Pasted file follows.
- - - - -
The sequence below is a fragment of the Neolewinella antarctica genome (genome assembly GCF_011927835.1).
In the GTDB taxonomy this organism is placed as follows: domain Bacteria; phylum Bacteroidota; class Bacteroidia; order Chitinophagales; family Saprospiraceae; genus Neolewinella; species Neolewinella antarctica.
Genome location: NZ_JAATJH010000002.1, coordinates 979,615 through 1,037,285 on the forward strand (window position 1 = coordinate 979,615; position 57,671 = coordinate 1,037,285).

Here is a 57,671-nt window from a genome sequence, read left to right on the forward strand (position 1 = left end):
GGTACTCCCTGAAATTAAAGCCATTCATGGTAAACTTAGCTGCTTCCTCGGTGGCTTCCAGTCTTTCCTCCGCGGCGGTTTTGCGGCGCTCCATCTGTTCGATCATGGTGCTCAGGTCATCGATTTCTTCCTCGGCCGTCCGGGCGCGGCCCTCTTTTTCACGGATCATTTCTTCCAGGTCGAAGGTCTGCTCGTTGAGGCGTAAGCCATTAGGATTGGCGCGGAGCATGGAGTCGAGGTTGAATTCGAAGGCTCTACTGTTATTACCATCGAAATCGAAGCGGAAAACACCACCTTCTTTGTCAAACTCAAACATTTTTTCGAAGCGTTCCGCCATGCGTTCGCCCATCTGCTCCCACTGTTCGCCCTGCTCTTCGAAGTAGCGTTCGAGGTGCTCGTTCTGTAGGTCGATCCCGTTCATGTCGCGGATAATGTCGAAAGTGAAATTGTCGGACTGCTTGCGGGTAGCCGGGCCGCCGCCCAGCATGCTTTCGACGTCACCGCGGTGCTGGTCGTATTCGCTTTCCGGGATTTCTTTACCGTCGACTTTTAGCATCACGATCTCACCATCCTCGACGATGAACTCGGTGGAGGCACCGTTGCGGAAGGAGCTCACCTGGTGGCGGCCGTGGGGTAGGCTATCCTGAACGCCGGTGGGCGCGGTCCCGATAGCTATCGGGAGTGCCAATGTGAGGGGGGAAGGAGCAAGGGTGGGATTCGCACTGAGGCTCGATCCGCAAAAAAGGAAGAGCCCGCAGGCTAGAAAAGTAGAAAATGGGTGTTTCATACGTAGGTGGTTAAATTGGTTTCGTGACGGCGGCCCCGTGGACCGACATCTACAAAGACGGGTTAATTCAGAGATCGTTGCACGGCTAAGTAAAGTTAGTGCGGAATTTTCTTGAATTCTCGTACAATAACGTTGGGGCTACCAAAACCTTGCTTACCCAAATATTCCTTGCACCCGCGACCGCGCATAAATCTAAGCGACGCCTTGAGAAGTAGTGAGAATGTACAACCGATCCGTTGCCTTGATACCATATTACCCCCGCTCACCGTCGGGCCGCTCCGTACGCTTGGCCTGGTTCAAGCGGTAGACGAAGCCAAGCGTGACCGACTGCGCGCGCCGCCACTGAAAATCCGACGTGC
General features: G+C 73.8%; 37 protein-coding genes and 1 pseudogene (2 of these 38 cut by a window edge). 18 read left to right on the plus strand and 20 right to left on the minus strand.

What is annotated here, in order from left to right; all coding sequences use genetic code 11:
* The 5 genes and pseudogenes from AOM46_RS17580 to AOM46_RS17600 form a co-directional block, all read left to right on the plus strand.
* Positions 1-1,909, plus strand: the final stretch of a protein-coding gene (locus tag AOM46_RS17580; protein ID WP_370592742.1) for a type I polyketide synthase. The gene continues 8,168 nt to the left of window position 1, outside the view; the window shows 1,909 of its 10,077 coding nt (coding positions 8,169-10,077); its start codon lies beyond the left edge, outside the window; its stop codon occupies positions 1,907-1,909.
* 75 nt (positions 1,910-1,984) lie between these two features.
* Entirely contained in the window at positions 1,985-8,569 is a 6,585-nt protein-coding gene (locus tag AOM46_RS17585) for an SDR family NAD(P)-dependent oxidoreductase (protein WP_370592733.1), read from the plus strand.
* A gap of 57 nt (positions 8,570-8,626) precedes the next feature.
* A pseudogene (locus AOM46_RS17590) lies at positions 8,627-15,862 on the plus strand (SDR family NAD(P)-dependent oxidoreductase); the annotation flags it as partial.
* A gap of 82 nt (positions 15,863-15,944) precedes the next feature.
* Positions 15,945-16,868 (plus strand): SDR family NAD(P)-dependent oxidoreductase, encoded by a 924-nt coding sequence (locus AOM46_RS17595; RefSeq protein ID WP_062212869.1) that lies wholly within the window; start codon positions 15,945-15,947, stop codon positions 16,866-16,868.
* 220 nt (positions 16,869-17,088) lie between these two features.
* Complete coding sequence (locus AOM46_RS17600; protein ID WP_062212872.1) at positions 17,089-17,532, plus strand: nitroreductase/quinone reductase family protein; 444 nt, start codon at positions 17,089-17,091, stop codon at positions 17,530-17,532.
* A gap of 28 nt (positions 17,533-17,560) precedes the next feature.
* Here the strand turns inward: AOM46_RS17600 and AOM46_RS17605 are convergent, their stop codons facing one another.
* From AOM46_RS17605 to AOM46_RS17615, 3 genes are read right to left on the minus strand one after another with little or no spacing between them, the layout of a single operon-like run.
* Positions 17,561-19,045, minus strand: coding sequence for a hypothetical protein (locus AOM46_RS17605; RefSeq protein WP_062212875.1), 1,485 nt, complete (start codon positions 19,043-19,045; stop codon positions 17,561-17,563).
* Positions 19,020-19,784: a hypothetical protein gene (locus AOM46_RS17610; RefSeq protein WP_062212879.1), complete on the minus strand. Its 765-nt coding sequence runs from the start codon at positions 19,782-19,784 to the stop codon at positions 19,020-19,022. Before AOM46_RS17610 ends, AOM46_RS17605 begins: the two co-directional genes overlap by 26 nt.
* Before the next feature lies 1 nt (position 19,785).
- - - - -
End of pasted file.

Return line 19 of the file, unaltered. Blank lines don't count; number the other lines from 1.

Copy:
* Here the strand turns inward: AOM46_RS17600 and AOM46_RS17605 are convergent, their stop codons facing one another.